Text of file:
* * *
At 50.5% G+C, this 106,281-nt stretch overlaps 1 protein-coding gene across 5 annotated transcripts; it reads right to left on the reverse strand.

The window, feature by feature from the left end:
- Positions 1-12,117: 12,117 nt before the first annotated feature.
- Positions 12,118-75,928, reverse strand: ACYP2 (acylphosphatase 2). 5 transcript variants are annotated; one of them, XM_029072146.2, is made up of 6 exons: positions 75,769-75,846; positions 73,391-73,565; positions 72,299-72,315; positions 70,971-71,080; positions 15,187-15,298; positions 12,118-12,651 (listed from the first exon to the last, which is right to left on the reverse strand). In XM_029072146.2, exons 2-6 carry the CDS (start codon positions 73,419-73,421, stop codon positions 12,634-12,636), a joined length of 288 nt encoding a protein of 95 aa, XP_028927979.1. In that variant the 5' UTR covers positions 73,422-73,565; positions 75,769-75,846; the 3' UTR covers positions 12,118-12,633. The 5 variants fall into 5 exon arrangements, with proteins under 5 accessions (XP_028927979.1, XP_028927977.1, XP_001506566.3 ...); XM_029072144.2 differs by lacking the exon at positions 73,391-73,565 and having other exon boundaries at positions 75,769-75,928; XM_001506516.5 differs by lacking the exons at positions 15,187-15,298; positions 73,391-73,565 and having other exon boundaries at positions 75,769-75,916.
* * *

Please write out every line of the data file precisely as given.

At 50.5% G+C, this 106,281-nt stretch overlaps 1 protein-coding gene across 5 annotated transcripts; it reads right to left on the reverse strand.

The window, feature by feature from the left end:
- Positions 1-12,117: 12,117 nt before the first annotated feature.
- Positions 12,118-75,928, reverse strand: ACYP2 (acylphosphatase 2). 5 transcript variants are annotated; one of them, XM_029072146.2, is made up of 6 exons: positions 75,769-75,846; positions 73,391-73,565; positions 72,299-72,315; positions 70,971-71,080; positions 15,187-15,298; positions 12,118-12,651 (listed from the first exon to the last, which is right to left on the reverse strand). In XM_029072146.2, exons 2-6 carry the CDS (start codon positions 73,419-73,421, stop codon positions 12,634-12,636), a joined length of 288 nt encoding a protein of 95 aa, XP_028927979.1. In that variant the 5' UTR covers positions 73,422-73,565; positions 75,769-75,846; the 3' UTR covers positions 12,118-12,633. The 5 variants fall into 5 exon arrangements, with proteins under 5 accessions (XP_028927979.1, XP_028927977.1, XP_001506566.3 ...); XM_029072144.2 differs by lacking the exon at positions 73,391-73,565 and having other exon boundaries at positions 75,769-75,928; XM_001506516.5 differs by lacking the exons at positions 15,187-15,298; positions 73,391-73,565 and having other exon boundaries at positions 75,769-75,916.